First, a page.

• Like Predicate: this supports filtering string data base on pattern matching using wildcards. The wildcards are
        • %: Any string including an empty one
        • _: A single character
        • []: A character list. E.G. ‘[AC]%’
        • [-]: A range of characters. E.G. ‘[A-C]%’
        • [^]: A single character that is not in the list or range. E.G. ‘[^A-CG]%’
      • If you want to look for a character that is a wildcard, you indicate it after the wildcard as an escape character using the ESCAPE keyword. you also use the escape character(!) before the character e.g. Like ‘!_%’ Escape’!’ lets you search for _ in a string.
    • Filtering Date and Time Data
      • For date literals,
        • it’s best to express them in the language-neutral pattern YearMonthDay i.e. ‘20140319’. This is neutral for all date and time types. It ensures the date is the same even if a users language sets the dateFormat to something else.
        • You an also use the convert or parse to specify the format
          • Convert(): this lets you specify the style number as the conversion style
          • Parse(): this lets you specify a culture name
      • If only date is specified during an insert into a Datetime attribute, the time is assumed to be midnight.
      • When specifying the range, use the format where @date >= @firstdate and  @date < @lastdate+1. If the time value is specified, SQL server can round up and cause wrong data to be included in the result.
Sorting Data
  • A table represents a relation and as it is a set, no order is guaranteed for its elements. A query that doesn’t have an explicit instruction to return the rows in a particular order doesn’t guarantee the order of rows in the result.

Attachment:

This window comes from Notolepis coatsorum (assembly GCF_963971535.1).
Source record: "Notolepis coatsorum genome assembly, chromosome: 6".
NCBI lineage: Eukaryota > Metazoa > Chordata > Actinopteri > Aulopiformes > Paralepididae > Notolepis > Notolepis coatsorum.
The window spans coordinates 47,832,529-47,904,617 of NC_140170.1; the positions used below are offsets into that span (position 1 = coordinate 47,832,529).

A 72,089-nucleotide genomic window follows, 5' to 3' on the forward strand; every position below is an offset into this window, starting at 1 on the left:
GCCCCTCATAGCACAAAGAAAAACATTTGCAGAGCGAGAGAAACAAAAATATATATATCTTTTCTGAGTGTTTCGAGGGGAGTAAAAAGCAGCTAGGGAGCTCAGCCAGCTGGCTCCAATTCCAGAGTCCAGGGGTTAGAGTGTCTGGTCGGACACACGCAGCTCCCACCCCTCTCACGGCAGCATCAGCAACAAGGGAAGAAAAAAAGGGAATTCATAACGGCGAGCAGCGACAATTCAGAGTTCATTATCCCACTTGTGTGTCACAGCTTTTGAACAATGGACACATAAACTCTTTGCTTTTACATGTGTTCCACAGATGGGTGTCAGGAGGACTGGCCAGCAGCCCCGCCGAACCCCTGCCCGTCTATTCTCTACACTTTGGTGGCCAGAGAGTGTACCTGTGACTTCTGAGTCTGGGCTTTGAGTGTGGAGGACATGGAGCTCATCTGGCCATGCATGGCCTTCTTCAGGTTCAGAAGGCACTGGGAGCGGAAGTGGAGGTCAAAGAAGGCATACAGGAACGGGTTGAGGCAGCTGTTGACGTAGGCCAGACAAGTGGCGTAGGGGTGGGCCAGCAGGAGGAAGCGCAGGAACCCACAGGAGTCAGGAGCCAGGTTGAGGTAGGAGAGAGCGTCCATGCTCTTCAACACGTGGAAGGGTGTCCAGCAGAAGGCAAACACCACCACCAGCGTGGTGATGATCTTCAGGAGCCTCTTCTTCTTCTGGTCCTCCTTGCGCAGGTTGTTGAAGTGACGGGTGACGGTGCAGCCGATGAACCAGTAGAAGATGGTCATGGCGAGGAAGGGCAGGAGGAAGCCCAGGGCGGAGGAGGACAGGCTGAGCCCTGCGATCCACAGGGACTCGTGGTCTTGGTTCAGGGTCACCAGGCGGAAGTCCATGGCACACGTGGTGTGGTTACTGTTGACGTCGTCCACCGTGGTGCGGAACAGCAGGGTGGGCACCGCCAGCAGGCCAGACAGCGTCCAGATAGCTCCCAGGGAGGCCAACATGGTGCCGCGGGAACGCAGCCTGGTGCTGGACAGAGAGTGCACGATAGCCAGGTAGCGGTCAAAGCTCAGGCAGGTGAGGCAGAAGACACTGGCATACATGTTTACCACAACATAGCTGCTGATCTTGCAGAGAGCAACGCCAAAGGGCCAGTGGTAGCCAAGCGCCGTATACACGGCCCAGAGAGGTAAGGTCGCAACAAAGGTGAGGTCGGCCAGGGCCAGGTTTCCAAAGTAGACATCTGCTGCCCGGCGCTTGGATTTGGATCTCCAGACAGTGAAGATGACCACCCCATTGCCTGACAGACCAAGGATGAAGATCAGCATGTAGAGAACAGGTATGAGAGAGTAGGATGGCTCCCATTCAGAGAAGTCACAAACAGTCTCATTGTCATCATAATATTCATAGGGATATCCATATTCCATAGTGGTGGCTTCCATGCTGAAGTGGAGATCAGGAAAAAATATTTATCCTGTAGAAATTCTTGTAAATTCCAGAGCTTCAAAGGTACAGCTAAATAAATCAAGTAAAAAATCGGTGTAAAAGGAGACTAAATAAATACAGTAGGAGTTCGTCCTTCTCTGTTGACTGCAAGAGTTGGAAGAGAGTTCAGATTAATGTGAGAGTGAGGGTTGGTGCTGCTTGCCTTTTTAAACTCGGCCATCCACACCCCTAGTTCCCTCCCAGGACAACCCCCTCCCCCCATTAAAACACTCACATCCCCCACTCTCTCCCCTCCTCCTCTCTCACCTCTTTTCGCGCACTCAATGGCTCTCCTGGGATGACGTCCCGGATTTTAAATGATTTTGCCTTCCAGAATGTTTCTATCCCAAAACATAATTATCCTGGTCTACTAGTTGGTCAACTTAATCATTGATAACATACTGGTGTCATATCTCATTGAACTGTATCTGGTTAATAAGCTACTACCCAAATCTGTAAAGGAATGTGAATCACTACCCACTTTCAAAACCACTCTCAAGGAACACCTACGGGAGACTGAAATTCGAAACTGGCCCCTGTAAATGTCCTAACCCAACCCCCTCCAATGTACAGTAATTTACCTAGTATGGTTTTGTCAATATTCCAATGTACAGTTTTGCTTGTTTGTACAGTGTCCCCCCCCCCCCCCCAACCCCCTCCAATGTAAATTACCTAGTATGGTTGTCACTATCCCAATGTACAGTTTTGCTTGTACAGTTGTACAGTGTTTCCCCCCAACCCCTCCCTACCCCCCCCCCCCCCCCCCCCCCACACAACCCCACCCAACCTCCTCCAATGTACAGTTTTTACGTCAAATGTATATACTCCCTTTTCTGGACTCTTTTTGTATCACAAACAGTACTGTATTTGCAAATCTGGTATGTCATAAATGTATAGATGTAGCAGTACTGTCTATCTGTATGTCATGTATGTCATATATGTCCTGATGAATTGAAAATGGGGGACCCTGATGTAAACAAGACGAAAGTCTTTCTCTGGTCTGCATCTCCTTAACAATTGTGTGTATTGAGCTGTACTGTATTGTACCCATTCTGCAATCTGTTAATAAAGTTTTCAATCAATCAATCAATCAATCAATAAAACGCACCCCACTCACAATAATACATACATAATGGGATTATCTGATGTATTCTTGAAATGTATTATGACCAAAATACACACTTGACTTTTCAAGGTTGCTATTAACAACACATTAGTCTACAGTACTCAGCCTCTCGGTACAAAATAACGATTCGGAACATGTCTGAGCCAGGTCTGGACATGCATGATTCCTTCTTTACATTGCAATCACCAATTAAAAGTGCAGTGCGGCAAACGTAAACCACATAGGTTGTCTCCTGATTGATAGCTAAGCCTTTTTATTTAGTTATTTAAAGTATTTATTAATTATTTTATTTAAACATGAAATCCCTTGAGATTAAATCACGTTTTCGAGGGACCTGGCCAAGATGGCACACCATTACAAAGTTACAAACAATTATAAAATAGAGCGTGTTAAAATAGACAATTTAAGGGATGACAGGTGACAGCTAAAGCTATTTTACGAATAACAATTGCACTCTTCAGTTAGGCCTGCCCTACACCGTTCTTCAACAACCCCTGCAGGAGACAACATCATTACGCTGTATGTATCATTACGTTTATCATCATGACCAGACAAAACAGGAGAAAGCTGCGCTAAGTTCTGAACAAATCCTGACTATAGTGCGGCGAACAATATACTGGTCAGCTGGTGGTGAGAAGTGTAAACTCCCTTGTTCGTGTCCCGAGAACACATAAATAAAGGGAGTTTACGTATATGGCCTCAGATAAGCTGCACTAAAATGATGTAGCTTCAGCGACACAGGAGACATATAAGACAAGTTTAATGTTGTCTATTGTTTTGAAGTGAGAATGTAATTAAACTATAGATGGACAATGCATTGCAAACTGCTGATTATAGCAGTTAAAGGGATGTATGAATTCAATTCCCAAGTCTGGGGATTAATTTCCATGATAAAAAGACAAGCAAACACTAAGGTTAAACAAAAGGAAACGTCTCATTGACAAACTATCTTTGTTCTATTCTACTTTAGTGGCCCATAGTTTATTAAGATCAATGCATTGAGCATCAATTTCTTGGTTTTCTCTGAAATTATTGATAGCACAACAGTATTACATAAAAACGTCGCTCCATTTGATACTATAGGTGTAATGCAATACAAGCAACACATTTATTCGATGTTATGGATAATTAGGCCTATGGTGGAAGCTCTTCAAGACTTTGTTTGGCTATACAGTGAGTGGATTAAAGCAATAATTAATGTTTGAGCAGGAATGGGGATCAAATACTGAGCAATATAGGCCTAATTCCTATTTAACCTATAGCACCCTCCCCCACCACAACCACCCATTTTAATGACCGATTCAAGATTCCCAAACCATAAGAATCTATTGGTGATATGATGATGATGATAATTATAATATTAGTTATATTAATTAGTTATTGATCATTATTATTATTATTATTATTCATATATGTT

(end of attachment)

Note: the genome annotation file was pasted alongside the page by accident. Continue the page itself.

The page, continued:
• Order BY clause
    • This is the only way to guarantee the rows are returned in an order.
    • The default sorting order is ascending. otherwise, specify desc.
    • Determinism: When ordering isn’t done by a unique attribute, the order of the query’s output isn’t deterministic. The order is deterministic when the order by list is unique. Deterministic queries are the only ones where the result set is repeatable. You can specify ordering by a unique attribute for the ordering to be deterministic. format is
                         Order by @Attribute1 desc, @attribute2
    • You can order by elements you’re not selecting as long as the rows would have been normally allowed there. This doesn’t apply when distinct is specified as the result rows don’t map to the source rows in a one to one manner, but in a one-many manner.A attribute can represent a number of tuples in this scenario.
    • It is executed after select so column aliases in the select clause are visible here.
    • Nulls are sorted before non-nulls in ascending order. to sort them after, use a coalesce to replace them with a cheat value.
    • Indexes help SQL server avoid actually sorting the data to address a order by request.
Filtering Data with TOP and OFFSET-FETCH
  • Top: Used to filter a requested number or percent of rows based on indicated ordering. Specified in select clause along with the requested number of rows in parentheses. The ordering is dependent on the order by clause. Format is
                    select top (@No_Of_Rows) @attribute1, @attribute2, @attribute3
                    select top (@percent_of_rows) percent @attribute 1, @attribute2, @attribute3
    • You can use a variable as the @no_of_rows.
    • To ensure the result is deterministic, you can either
      • Use the with ties option: This ensures that all ties are included. It usually results in more rows being included than were requested. Format is
                                   Select top(@No_of_rows) with ties @attribute1, @attribute2, @attribute3
      • Guarantee determinism by adding a tiebreaker: add an element to the order by that makes the result deterministic.
  • Offset-Fetch: A standard alternative to TOP. Can be used to skip a certain number of rows.
    • Appears right after the order by clause which must be present.
    • When offset-fetch is used, the order by clause plays an additional role of telling the offset-fetch which rows it needs to filter.
    • Offset
      • You must specify the offset clause which allows you select the number of rows you want to skip(or 0 if you don’t). Format is